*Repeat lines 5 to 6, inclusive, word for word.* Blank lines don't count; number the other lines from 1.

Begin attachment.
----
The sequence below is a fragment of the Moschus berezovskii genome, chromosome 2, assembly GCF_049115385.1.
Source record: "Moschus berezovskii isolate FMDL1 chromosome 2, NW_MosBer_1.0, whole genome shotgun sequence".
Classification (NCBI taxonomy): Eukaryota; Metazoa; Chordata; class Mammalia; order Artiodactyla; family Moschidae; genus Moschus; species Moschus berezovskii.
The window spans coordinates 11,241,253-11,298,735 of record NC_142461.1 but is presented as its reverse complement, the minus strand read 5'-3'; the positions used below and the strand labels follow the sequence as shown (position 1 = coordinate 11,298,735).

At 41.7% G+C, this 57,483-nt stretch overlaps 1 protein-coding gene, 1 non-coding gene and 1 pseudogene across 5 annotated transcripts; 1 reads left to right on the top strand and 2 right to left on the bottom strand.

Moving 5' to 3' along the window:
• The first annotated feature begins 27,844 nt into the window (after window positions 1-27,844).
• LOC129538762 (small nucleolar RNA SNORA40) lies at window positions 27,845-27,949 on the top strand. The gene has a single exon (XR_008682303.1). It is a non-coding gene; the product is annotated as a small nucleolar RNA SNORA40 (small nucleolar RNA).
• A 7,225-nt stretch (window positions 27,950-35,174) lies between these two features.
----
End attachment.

At 41.7% G+C, this 57,483-nt stretch overlaps 1 protein-coding gene, 1 non-coding gene and 1 pseudogene across 5 annotated transcripts; 1 reads left to right on the top strand and 2 right to left on the bottom strand.

Moving 5' to 3' along the window: